Cheesy, rich, roasted garlic mashed potatoes. These are the perfect evolution of that late 80’s or 90’s … or maybe that happened in the early ‘00s? I don’t remember. Anyway these mashed potatoes are worth the extra work you’ll put into them – even if you go the extra mile and do the extra extra work.
1 ½ lbs russet potatoes
4 tbsp unsalted butter
½ cup mascarpone cheese
1 whole head garlic
1 tbsp olive oil
2 tsp kosher salt, divided
Additional butter to finish
Preheat your oven or toaster oven to 400°F.
Remove the outside papery layers from the head of garlic so that the individual cloves are visible, but still fully attached.
Using a very sharp knife, cut off the top ¼ of the head of garlic.
Arrange a piece of aluminum foil large enough to wrap the garlic head.
Place the garlic in the center of the foil, and season with salt.
Drizzle the garlic with the olive oil, and wrap the foil around it to form a packet – twited or crimped shut at the top.
Place the folk packet on a small sheet pan or in a ramekin, and roast at 400°F for 35 minutes.
Remove from the oven and allow to cool.
Squeeze the roasted garlic and oil from the cloves and set aside.
Peel, trim, and cut the potatoes into 2 inch pieces.
Bring a large pot of salted water to a boil.
Add the potatoes, and return to a boil before reducing to a fast simmer.
Cook until the potatoes are for tender.
Drain the water from the potatoes and add the butter and roasted garlic.
Use a whisk or spatula to work the mixture until the butter is fully incorporated.
Optionally – for the smoothest mixture – pass the potatoes and garlic through a strainer, a food mill, or a tamis. This is a lot of extra work, but the result is luxuriously smooth potatoes.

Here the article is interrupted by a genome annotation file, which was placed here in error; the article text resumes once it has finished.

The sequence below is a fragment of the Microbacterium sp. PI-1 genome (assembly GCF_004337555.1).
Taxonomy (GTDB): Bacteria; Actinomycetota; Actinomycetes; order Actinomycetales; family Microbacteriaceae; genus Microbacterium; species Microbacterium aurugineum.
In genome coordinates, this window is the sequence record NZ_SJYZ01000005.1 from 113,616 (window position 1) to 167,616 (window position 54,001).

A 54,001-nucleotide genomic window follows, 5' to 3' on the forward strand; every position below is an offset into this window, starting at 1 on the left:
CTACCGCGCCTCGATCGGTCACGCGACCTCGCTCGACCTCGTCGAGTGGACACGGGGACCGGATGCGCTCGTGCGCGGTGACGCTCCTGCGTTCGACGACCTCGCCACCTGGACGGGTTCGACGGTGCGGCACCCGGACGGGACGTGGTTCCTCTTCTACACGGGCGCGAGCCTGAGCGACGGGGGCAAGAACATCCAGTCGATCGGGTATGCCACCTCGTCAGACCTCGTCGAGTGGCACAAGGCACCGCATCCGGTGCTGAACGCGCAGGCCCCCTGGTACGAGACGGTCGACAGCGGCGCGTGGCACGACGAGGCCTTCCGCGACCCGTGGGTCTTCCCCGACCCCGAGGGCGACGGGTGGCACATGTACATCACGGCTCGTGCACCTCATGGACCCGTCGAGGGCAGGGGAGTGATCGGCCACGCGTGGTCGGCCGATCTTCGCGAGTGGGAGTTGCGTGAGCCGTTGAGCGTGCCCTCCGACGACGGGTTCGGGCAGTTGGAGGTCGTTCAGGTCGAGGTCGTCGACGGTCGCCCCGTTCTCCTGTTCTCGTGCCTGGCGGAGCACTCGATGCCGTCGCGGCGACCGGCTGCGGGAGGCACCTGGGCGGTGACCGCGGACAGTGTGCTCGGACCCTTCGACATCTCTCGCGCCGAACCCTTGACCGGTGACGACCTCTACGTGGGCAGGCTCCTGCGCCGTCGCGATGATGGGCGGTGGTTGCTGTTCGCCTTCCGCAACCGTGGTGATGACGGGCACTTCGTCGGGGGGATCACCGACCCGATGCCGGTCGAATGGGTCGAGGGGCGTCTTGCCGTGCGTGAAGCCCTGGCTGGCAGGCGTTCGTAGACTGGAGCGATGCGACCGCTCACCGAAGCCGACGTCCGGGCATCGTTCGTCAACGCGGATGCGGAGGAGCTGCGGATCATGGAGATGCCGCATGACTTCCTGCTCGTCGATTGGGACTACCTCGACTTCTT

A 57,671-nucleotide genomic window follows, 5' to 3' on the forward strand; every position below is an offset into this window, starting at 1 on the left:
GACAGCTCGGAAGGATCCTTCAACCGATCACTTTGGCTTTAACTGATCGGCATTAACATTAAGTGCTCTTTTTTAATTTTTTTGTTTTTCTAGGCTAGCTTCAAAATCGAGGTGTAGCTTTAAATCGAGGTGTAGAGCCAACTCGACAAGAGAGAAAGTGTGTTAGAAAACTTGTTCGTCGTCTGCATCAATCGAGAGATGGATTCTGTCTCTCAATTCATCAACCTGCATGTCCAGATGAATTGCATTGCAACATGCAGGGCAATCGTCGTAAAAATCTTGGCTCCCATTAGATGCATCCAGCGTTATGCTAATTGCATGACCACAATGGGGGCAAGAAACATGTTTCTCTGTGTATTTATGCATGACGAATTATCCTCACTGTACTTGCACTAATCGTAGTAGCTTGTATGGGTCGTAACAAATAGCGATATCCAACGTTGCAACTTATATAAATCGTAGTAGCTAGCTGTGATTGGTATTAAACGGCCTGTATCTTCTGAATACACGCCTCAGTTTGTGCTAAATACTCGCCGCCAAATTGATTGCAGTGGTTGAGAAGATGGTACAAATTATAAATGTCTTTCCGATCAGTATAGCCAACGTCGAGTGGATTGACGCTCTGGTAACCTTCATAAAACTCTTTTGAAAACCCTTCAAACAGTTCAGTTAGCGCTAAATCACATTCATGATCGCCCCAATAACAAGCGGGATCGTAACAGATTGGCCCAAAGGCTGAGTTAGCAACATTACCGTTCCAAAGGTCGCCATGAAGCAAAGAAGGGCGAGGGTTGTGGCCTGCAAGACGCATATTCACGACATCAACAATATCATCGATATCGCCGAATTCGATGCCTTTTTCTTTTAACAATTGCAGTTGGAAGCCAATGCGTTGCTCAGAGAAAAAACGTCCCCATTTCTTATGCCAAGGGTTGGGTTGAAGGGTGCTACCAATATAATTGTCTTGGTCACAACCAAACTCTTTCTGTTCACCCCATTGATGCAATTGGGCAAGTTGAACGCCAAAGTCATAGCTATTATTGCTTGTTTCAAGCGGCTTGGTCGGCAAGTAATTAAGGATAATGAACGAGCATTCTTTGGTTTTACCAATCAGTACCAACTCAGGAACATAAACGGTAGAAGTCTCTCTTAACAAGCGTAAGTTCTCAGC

Whisk in the mascarpone, taste for seasoning, salt if necessary, and serve topped with melted butter. Do not season before adding the mascarpone and tasting – different brands will carry different salt levels, and your taste may vary depending on the sweetness of the cheese.
Turkey Breast Saltimbocca Style
I struggled a bit with what to do for a turkey dish this year. I even thought about making some sort of turkey meatloaf monstrosity that basically combined half the turkey day plate into one composite loaf. That seemed a loaf to far, even for me – though I reserve the right to revisit that travesty at some future date.
I settled, in the spirit of this being a somewhat reduced, but no less festive table, with making a roulade from a turkey breast. I thought about stuffing it with herbs, with buts, with bacon … somehow that that got me thinking about saltimbocca – a northern Italian dish where thin strips of veal are wrapped with or around sliced of prosciutto and fresh sage.
So I wrapped up a turkey with aged dry sage and fresh prosciutto. No, wait that’s backwards. Fresh sage, old ham. Works better that way.
This dish isn’t really complex, but assembling this monstrosity of meatiness does take a little trickery, and a bit of deft hand with a knife. Still, the end result is phenomenal, and best of all – you’re left with a perfectly sliceable sandwich ready preparation that makes leftovers even better.
You can cook this in a normal oven – but if you have a sous vide circulator, it makes rolling and keeping the meat rolled a little easier – and requires tying fewer fussy little knots. I’ve included instructions for both.
4-5 lb bone-in turkey breast
4 oz thinly sliced prosciutto
10-12 large fresh sage leaves
2 tsp kosher salt
Starting at the backbone, carefully remove the skin from the breast in one piece- using a very sharp knife if necessary to cut the membrane connecting the skin to the meat.
Working from the breastbone, and slicing along the ribs, remove the breast meat and tenderloins from the bones. Cut away and discard any thick tendons. Reserve the ribs and bones for stock (below.)
Spread three sheets of plastic wrap, overlapping slightly, on a flat surface.
Spread the turkey skin out on the plastic wrap, with the outside down.
Arrange the sage leaves on the skin.
Arrange the prosciutto pieces on the skin.
Add one boneless turkey breast - cut side up - on top of the prosciutto, and season generously with salt.
Add the second breast – this time cut side down, and with the thicker portion aligned with the thin end of the first breast – on top of the first piece of meat.
Using the plastic wrap as a helper, carefully roll the meat, skin, and fillings into a roll, doing your best to tuck the meat in so that the outer layer only exposes skin.
If cooking sous vide, twist the ends of the plastic wrap tight, to create a tight roll, then seal into a vacuum bag and refrigerate for 1 hour before continuing.